This year I had the great honor to be invited to participate in a charity concert, a fundraiser for a Rwandan school and hospital center Mukungu, run by Slovenian Sisters of Mercy: Vesna Hiti, Bogdana Kavčič, Vida Gerkman and Anka Burger. The sisters ignored many threats to their lives during the Rwandan civil war to save the helpless, and to this very day stay among the poor, showing them a way to a better tomorrow. Their dedication and courage was the inspiration for the Two Impressions of Rwanda for solo piano that were composed for the event and performed live (by me) that evening.
The songs portray both the horrors of the war, the rise of the military and the suffering of the refugees, and the new hope for life, song and dance that rises from the love and faith brought by the Sisters.
Here's a rendering with GPO's Steinway (from actual practice one day before the show)
Injustice. Given the scale of what you allude to, what good is a message in a forum? What is the value of musical criticism or appraisal in such a context? Who are we to judge in such matters?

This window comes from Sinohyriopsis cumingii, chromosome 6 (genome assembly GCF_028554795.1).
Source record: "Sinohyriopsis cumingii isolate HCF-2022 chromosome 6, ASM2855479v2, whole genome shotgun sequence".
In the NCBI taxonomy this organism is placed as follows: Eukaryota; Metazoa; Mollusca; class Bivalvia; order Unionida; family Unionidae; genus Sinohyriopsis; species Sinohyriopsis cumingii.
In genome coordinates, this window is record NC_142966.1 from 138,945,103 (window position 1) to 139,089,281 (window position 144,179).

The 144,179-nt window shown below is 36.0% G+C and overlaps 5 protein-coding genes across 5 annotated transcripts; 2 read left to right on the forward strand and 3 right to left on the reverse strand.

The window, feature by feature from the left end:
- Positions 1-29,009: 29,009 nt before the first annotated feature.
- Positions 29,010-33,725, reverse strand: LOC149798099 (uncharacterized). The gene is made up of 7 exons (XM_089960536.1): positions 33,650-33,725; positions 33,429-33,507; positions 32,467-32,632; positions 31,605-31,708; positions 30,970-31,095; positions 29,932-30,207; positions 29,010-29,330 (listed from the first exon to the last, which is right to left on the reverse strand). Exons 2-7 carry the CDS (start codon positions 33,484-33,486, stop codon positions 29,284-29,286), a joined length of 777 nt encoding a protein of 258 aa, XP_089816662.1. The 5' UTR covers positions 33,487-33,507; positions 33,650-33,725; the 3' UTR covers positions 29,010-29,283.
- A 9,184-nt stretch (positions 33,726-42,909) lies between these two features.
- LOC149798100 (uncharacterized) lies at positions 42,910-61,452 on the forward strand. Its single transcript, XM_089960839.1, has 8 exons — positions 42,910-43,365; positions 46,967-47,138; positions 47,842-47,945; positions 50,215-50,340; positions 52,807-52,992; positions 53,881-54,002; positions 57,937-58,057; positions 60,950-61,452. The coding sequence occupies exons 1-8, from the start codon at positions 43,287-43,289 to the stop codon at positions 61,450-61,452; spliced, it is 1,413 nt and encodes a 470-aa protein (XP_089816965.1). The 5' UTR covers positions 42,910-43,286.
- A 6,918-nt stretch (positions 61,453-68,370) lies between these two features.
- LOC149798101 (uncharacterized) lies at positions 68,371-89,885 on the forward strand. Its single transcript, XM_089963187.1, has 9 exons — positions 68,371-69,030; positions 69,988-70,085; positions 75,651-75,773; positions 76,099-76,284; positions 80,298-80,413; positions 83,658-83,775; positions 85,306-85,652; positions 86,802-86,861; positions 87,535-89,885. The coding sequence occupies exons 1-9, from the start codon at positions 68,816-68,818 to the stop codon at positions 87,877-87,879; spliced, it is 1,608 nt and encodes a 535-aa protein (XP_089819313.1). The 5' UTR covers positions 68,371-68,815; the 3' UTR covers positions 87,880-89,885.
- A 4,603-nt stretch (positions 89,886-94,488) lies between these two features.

Well, it's a great performance. I can't really hear all the events you describe, knowing what happened, but the language of music is too limited to echo such history. I do hear agitation, relief, uproar, and indeed, song and dance.
Stylistically it's a rather eclectic work. It seems you choose separate styles to represent the different periods, is that right? Some passages are musically more interesting to me than others, but I guess for this work the story matters more than the notes.
If that's the case, then the knowledge of Rwanda's recent history makes it a rather haunting performance. Trying to link historical to musical events while listening is a sobering task. In that context, even the uplifting finale sounds as a shallow happiness, relief devoid of real joy.
Still, it's a noble undertaking to tell a story that should not be forgotten, even if there is no happy end, and all that remains is our frail human condition. To do so in a musical form is certainly worthy of being heard, and I praise you for doing so, and sharing it with us.
Thanks for the review Theo!
Agreed, no piece of music can ever encompass such a disaster, especially not by a musician of my humble skills.
The first part is supposed to express a lot of violence and fear, the second should reflect a sort of "picking up the broken pieces" feel and also contains many paraphrases of Gounod's Ave Maria, but many themes in both were done by studying Rwandan music and dances found on Youtube.